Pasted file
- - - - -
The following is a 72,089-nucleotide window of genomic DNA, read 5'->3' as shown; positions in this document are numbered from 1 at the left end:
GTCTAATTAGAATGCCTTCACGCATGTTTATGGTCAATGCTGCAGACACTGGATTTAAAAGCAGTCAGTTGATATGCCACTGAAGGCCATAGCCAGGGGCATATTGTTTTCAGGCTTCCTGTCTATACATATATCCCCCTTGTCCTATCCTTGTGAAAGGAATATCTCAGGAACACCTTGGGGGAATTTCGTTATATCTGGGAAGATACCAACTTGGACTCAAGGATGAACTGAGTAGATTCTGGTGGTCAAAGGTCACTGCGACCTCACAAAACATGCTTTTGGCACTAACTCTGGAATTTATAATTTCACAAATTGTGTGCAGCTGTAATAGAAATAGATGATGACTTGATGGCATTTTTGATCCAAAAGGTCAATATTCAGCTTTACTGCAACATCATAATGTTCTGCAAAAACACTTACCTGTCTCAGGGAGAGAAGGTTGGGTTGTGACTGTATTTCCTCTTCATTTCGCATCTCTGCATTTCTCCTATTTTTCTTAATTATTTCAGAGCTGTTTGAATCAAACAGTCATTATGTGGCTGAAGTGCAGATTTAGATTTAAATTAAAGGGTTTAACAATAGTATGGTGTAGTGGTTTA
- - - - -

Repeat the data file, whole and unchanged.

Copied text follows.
The following is a 72,089-nucleotide window of genomic DNA, read 5'->3' as shown; positions in this document are numbered from 1 at the left end:
GTCTAATTAGAATGCCTTCACGCATGTTTATGGTCAATGCTGCAGACACTGGATTTAAAAGCAGTCAGTTGATATGCCACTGAAGGCCATAGCCAGGGGCATATTGTTTTCAGGCTTCCTGTCTATACATATATCCCCCTTGTCCTATCCTTGTGAAAGGAATATCTCAGGAACACCTTGGGGGAATTTCGTTATATCTGGGAAGATACCAACTTGGACTCAAGGATGAACTGAGTAGATTCTGGTGGTCAAAGGTCACTGCGACCTCACAAAACATGCTTTTGGCACTAACTCTGGAATTTATAATTTCACAAATTGTGTGCAGCTGTAATAGAAATAGATGATGACTTGATGGCATTTTTGATCCAAAAGGTCAATATTCAGCTTTACTGCAACATCATAATGTTCTGCAAAAACACTTACCTGTCTCAGGGAGAGAAGGTTGGGTTGTGACTGTATTTCCTCTTCATTTCGCATCTCTGCATTTCTCCTATTTTTCTTAATTATTTCAGAGCTGTTTGAATCAAACAGTCATTATGTGGCTGAAGTGCAGATTTAGATTTAAATTAAAGGGTTTAACAATAGTATGGTGTAGTGGTTTA